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[trahyp] /traɪp/
the first and second divisions of the stomach of a ruminant, especially oxen, sheep, or goats, used as food.
Slang. something, especially speech or writing, that is false or worthless; rubbish.
Origin of tripe
1250-1300; 1885-90 for def 2; Middle English < Old French < ? Unabridged
Based on the Random House Dictionary, © Random House, Inc. 2015.
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Examples from the Web for tripe
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Historical Examples
  • Dry each piece of tripe, dip in batter, and fry in deep fat for one minute.

  • Let them boil up, and add them to the tripe just before you send it to table.

  • The same weight of tripe is frequently substituted for the meat, and sometimes the yelks of eggs boiled hard.

  • On two nights in the week, tripe was sold in the town ready dressed.

    The Channings Mrs. Henry Wood
  • Eat no kidney, liver, or tripe; deal sparingly with fowl and all the bird family.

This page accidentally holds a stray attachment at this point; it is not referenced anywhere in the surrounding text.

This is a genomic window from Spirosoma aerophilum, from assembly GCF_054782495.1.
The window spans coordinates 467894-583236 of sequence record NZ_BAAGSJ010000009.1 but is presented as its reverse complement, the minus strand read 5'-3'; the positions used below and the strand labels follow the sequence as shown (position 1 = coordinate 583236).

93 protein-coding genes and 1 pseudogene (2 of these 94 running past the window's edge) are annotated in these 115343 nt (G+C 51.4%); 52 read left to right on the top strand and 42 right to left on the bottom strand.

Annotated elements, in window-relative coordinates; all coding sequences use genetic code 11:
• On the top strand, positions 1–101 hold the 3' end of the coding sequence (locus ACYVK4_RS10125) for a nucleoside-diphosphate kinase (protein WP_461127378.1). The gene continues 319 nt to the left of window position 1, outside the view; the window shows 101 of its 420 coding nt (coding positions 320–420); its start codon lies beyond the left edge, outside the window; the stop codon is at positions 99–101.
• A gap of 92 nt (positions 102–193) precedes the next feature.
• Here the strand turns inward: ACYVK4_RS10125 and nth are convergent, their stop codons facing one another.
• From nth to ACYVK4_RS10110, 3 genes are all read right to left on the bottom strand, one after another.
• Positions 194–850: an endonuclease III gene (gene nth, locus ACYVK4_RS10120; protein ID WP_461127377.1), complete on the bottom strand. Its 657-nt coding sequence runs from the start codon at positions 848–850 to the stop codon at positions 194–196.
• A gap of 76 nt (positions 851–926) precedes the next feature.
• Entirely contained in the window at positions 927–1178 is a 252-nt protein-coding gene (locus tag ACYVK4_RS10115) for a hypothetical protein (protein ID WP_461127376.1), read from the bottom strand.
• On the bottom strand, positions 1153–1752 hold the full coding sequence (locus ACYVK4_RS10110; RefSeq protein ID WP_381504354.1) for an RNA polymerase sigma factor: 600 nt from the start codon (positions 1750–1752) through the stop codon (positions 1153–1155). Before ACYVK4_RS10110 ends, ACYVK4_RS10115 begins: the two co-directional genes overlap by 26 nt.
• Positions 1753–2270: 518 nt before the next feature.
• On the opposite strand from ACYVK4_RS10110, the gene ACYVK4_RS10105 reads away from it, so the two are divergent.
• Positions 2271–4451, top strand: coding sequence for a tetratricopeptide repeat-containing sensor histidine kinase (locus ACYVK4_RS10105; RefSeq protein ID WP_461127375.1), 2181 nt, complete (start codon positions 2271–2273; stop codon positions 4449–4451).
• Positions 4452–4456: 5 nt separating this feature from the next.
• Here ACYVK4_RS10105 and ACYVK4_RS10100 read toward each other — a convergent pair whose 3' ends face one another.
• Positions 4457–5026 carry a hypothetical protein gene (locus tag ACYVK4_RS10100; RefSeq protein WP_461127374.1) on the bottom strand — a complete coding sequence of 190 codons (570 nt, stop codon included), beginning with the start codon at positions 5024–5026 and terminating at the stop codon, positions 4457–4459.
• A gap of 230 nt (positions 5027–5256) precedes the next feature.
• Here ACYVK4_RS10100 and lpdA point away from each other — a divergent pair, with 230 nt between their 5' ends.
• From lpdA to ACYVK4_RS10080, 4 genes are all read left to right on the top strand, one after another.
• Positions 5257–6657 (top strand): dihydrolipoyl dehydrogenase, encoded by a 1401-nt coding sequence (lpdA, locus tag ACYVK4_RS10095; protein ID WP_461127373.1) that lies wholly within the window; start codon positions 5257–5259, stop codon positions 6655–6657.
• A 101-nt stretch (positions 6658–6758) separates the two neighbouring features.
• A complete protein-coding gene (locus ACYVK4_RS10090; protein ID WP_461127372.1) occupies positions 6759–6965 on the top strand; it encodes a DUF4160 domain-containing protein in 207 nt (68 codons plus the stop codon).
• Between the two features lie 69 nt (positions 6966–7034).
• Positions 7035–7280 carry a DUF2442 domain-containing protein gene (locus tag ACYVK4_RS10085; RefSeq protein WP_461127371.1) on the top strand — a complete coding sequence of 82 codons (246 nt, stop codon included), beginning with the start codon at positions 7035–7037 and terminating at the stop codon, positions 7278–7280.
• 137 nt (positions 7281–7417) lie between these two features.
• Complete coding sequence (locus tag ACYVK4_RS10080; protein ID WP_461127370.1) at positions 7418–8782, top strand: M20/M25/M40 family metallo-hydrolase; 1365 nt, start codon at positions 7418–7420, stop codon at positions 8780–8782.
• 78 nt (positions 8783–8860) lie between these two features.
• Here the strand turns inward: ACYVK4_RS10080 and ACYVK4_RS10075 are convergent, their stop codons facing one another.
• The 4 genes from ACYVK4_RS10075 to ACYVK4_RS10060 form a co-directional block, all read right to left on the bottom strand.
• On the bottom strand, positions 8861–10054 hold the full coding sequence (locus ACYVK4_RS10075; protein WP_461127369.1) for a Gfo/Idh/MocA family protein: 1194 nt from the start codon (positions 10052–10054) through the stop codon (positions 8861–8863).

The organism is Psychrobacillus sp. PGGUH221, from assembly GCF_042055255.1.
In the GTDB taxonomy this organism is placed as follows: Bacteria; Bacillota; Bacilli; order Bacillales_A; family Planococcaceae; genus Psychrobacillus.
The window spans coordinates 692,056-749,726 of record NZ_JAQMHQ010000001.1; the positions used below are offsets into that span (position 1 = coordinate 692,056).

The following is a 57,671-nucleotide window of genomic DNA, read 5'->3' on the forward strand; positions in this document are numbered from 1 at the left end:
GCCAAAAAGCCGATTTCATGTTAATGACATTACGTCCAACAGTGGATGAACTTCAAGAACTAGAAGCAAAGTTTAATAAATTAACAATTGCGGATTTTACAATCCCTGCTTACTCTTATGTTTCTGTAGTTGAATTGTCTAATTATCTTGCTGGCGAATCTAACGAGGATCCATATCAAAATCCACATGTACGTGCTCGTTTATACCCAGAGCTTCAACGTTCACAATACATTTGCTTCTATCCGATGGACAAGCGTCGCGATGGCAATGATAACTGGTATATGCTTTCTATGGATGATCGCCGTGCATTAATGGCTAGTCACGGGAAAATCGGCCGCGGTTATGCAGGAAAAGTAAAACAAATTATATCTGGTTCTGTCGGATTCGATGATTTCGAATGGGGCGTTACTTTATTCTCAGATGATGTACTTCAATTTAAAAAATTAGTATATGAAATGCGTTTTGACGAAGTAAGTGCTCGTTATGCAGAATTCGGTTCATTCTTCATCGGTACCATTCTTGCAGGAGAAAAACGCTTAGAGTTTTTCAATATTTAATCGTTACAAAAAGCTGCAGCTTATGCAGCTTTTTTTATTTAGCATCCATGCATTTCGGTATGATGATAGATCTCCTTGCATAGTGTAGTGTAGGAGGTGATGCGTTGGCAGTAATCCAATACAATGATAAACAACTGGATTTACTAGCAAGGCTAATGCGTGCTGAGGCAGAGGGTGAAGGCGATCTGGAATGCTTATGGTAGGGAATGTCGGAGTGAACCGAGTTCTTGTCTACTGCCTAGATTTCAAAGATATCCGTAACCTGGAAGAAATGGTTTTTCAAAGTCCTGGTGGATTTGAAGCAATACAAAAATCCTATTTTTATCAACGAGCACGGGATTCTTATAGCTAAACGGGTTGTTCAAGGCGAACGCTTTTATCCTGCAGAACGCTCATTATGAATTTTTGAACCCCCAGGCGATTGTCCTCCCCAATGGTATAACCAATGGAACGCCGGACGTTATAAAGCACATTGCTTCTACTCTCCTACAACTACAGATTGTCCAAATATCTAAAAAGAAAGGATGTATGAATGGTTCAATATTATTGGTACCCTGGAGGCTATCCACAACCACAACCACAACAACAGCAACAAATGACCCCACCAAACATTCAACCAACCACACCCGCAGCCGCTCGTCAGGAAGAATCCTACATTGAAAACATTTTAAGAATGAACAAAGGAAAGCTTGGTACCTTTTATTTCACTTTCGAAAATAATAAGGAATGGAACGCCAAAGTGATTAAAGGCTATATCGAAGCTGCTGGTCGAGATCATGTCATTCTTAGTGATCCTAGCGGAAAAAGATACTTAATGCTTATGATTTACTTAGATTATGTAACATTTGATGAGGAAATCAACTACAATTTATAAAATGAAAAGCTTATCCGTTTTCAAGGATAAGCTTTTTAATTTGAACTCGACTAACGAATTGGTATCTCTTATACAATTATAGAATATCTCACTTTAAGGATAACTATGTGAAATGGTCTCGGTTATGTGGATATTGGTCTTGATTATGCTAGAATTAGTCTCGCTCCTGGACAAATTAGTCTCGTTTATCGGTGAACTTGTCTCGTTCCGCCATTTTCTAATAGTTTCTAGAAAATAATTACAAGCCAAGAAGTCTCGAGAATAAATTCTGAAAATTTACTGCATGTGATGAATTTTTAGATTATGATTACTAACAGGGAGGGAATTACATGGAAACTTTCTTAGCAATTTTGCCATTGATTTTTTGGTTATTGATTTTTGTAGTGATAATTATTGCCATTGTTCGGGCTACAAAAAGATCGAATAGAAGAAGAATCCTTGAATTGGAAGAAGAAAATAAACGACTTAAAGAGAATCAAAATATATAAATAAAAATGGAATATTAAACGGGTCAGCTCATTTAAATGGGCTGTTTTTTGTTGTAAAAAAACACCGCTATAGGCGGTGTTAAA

Health, Happiness, and Longevity Louis Philippe McCarty
  • Jenkins invited me to supper; tripe and onions; and I'd like to know what it all means, and where the supper is.

    The Channings Mrs. Henry Wood
  • He was a great admirer of tripe, cow-heel, and delicacies of that kind; he had tripe twice a week—boiled one day, fried another.

  • Cats were purring on the counters of the fruit store and the tripe shop.

    L'Assommoir Emile Zola
British Dictionary definitions for tripe


the stomach lining of an ox, cow, or other ruminant, prepared for cooking
(informal) something silly; rubbish
(pl) (archaic, informal) intestines; belly
Word Origin
C13: from Old French, of unknown origin
Collins English Dictionary - Complete & Unabridged 2012 Digital Edition
© William Collins Sons & Co. Ltd. 1979, 1986 © HarperCollins
Publishers 1998, 2000, 2003, 2005, 2006, 2007, 2009, 2012
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Word Origin and History for tripe

c.1300, from Old French tripe "entrails used as food" (13c.), of unknown origin, perhaps via Spanish tripa from Arabic therb "suet" (but also said to mean "fold of a piece of cloth"). Applied contemptuously to persons (1590s), then to anything considered worthless, foolish, or offensive (1892).

Online Etymology Dictionary, © 2010 Douglas Harper
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Slang definitions & phrases for tripe

trip 1


An arrest; a prison sentence; fall

[1920s+ Underworld; fr trip, ''stumble, fall'']

The Dictionary of American Slang, Fourth Edition by Barbara Ann Kipfer, PhD. and Robert L. Chapman, Ph.D.
Copyright (C) 2007 by HarperCollins Publishers.
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